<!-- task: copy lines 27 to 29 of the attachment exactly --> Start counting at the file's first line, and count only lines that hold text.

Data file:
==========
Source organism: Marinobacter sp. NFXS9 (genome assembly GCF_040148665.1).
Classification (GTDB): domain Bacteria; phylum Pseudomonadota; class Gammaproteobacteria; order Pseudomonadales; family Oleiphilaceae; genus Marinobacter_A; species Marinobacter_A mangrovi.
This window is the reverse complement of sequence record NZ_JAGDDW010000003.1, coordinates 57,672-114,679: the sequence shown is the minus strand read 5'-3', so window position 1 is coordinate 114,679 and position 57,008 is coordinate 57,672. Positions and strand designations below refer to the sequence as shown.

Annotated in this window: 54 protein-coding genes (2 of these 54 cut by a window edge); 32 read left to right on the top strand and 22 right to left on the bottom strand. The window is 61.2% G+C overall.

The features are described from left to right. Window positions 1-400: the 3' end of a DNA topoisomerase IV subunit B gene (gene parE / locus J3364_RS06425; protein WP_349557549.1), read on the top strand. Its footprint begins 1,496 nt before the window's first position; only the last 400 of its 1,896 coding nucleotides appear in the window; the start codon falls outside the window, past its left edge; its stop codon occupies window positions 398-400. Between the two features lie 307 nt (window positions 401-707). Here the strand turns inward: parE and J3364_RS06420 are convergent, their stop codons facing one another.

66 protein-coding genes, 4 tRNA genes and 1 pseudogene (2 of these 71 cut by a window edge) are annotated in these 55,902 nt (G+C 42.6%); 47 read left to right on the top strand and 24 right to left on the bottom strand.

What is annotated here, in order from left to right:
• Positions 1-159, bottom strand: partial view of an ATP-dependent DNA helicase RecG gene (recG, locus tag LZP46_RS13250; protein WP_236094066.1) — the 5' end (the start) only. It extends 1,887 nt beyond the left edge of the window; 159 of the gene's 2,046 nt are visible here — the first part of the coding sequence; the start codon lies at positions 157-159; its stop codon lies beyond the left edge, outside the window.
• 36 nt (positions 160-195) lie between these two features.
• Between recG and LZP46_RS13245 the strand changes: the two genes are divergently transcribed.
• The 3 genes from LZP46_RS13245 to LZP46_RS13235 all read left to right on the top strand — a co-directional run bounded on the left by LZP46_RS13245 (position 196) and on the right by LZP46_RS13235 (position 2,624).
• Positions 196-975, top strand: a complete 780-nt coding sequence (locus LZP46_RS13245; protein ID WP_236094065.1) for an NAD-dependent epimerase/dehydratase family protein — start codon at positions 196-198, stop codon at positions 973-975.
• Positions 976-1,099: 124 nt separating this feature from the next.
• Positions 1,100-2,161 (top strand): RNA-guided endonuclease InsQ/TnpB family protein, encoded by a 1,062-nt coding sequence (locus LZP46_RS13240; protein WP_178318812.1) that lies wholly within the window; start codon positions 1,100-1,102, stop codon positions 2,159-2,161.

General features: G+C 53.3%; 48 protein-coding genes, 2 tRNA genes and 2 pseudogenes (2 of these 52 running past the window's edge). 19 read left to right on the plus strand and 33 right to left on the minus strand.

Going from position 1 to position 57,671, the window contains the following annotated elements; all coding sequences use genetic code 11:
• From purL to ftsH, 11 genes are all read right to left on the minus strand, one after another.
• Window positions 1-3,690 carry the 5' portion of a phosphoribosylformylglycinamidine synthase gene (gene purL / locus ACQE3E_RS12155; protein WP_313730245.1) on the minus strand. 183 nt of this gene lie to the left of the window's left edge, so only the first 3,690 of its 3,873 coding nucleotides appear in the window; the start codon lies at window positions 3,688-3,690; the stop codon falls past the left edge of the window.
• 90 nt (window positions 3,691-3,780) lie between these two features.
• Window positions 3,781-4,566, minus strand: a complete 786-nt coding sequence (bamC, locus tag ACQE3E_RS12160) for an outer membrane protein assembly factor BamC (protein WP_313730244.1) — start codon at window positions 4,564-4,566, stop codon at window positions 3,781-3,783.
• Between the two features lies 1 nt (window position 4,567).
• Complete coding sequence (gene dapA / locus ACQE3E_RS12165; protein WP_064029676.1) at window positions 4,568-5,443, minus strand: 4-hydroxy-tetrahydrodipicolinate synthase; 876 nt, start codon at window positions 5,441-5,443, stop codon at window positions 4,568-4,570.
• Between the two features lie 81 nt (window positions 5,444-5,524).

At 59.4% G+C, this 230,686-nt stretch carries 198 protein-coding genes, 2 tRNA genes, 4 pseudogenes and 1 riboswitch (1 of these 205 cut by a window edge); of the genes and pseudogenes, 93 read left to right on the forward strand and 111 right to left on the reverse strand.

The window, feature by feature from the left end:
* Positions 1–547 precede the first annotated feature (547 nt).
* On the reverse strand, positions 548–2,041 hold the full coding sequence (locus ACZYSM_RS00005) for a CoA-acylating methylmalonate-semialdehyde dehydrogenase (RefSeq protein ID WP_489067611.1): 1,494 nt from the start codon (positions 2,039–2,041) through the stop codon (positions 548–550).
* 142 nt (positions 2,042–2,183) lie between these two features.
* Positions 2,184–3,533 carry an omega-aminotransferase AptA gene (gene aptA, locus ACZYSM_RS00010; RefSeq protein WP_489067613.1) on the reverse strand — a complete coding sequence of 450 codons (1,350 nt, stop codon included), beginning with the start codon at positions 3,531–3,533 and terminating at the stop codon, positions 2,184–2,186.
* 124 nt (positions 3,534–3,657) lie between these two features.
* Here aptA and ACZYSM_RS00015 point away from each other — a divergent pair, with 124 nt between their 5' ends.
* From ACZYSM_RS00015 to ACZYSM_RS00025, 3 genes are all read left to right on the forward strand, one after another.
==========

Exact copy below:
* On the reverse strand, positions 548–2,041 hold the full coding sequence (locus ACZYSM_RS00005) for a CoA-acylating methylmalonate-semialdehyde dehydrogenase (RefSeq protein ID WP_489067611.1): 1,494 nt from the start codon (positions 2,039–2,041) through the stop codon (positions 548–550).
* 142 nt (positions 2,042–2,183) lie between these two features.
* Positions 2,184–3,533 carry an omega-aminotransferase AptA gene (gene aptA, locus ACZYSM_RS00010; RefSeq protein WP_489067613.1) on the reverse strand — a complete coding sequence of 450 codons (1,350 nt, stop codon included), beginning with the start codon at positions 3,531–3,533 and terminating at the stop codon, positions 2,184–2,186.